Earlier, I just released a personal review. I try to do these every three months to give my life some direction and continue to strive for something. These reviews, and the broader effective altruism movement in which I operate, together give my life a lot of purpose.
Some people have asked me how I make these personal reviews. I’m here to tell you. I like my workflow a lot and it works well for me, but I’m not endorsing this as the “best way” to create a personal review, and other things might be better / more efficient, or work better / more efficiently for you in particular.
Really Quick Summary
- I have goals.
- I track time in Google Calendar.
- I use GTimeReport to export my Google Calendar for the desired date horizon.
- I go through my time report and combine things into categories.
- I publish those categories and compare them against my goals.
The first step to writing a personal review is having goals you want to review your progress against. Putting some thought into this is important.
Some people will tell you that it’s not important to have goals.
…Zen Habits says the best goal is no goal. Maybe that works for him, and it’s not like he isn’t accomplished. But he found goals to get in his way. I like goals.
…Some say to focus on systems (daily processes that get you closer to your goals) instead of goals – I think this is mostly right, which is why I focus on systems a lot. But I don’t forget the goals; the reasons why the systems are there in the first place.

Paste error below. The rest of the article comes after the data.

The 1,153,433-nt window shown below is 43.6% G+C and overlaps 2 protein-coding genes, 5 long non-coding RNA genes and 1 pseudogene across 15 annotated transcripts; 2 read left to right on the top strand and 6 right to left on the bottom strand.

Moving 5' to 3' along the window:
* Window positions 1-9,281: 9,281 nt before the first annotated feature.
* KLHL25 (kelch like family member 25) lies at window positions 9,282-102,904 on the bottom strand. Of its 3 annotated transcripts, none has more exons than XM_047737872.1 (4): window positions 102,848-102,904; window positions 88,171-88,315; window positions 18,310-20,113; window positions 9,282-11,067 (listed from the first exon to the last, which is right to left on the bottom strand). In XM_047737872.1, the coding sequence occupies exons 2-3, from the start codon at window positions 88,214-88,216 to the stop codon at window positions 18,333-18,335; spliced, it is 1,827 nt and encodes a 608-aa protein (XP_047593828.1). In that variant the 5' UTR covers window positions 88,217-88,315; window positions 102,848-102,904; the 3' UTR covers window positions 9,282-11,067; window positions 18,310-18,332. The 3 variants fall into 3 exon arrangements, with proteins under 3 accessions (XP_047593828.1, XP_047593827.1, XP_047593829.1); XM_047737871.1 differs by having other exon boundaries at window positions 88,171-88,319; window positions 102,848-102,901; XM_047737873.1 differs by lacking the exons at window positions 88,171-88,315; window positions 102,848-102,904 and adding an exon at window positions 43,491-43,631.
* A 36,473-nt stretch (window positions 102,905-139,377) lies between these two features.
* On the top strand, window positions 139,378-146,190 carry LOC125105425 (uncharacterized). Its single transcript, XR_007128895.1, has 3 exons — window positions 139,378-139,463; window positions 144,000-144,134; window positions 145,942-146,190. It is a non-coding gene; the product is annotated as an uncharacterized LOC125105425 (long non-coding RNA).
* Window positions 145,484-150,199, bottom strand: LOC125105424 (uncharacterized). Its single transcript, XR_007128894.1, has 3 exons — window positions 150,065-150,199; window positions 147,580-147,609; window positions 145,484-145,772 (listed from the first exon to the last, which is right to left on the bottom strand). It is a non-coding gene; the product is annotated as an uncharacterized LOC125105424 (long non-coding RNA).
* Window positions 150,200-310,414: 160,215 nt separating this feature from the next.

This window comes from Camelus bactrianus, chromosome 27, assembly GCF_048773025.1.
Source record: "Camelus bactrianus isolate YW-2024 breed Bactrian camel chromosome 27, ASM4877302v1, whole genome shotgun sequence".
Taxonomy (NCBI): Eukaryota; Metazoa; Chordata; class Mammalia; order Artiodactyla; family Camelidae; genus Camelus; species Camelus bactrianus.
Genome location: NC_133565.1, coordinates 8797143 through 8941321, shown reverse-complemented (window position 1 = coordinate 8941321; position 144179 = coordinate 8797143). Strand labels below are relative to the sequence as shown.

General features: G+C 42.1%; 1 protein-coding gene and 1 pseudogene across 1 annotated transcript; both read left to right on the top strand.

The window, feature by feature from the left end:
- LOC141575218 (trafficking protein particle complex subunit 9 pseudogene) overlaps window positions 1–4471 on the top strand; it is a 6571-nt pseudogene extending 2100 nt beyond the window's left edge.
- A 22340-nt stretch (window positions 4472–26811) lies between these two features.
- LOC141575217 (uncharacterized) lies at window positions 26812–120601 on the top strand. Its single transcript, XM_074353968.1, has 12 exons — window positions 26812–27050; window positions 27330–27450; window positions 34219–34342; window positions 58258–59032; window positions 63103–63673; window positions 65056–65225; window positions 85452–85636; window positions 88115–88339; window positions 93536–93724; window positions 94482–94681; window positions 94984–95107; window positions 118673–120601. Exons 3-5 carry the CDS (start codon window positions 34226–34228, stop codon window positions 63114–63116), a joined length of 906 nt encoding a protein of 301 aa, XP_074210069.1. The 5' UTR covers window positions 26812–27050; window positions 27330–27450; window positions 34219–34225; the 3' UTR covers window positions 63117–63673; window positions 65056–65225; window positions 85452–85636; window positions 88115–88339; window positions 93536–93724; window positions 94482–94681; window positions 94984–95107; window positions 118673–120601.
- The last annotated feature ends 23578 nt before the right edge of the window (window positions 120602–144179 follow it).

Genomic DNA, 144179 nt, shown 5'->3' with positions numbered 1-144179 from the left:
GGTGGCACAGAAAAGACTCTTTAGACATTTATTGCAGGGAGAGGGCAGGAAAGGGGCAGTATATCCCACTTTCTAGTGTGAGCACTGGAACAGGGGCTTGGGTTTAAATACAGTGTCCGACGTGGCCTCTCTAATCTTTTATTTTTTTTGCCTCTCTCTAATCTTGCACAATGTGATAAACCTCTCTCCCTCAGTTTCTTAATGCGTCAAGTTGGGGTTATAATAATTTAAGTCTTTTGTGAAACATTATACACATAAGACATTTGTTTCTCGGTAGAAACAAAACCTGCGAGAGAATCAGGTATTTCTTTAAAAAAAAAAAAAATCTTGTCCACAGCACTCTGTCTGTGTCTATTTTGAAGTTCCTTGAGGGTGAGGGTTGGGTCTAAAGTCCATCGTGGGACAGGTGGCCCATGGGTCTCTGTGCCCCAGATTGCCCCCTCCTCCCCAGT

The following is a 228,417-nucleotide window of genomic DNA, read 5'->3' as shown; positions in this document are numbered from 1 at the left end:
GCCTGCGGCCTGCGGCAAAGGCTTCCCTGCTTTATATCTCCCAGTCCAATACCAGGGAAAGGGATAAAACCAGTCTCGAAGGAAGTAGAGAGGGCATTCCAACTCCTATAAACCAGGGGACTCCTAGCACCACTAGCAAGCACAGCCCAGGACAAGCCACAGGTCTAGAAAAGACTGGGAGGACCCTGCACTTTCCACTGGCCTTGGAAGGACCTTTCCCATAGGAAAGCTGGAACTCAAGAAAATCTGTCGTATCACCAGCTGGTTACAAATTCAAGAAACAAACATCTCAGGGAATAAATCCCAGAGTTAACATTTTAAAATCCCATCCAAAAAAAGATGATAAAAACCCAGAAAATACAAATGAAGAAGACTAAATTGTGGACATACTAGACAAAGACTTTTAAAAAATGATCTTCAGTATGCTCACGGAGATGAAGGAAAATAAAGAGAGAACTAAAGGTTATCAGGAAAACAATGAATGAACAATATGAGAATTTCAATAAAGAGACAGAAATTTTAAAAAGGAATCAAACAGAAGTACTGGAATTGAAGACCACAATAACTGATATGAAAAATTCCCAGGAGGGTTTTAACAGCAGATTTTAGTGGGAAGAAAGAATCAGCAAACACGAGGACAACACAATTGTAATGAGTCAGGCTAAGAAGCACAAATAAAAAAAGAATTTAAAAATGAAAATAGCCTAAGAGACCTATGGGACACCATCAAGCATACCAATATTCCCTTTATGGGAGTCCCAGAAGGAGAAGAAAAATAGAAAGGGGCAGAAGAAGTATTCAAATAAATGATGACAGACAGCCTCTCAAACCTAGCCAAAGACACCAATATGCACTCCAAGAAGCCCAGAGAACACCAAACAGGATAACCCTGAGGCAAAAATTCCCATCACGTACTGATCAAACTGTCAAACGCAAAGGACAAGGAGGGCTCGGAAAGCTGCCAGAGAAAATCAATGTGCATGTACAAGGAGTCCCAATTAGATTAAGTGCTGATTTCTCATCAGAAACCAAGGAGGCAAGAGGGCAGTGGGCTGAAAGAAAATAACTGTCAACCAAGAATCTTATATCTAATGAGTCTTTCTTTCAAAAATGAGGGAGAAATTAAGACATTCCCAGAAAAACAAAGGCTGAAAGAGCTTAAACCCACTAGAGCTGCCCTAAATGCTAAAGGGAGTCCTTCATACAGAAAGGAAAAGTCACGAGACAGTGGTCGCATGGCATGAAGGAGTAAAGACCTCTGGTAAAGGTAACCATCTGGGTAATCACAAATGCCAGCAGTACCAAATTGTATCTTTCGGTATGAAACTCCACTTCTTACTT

But many people don’t yet have goals. They yearn to do something, but they don’t have a goal.
So the first goal is to get some goals. But where to start?
Do more of what you enjoy: Maybe you want to make time to practice guitar or learn computer programming, but are having trouble fitting it into your schedule? Maybe you want to excercise? Commit to doing more!
Do less of what you dislike: Maybe you want to cut down on junk food, or lose weight? Maybe you want to oversleep less or hold less grudges? You can work to eliminate the negative in your life.
I personally track every minute of my day with Google Calendar. My calendar ends up looking like this:
This allows me to plan for what I want to do and record what I actually did all in the same place, which is very convenient for me.
Exporting and Compiling a Log
At the end of your review period, you can then compile how well you did on your goals and compare them to how well you wanted to do. Toggl and Beeminder both let you see your totals pretty easily.
Google is less easy – I did my first review by hand, but then I discovered GTimeReport to export my Google Calendar for the desired date horizon. GTimeReport makes an Excel Spreadsheet that I can then tabulate into goal-related categories. There are other Google Calendar export services as well.
The last step is to reflect on why you succeeded or failed.
If you succeeded – congratulations! – how are you going to repeat, and build upon, your success?
If you failed – sorry to hear that – how are you going to avoid failure in the future? Was your goal just too hard, or were you missing an important system to prevent yourself from failing?
Be honest with yourself, but kind. Work out ways to do better.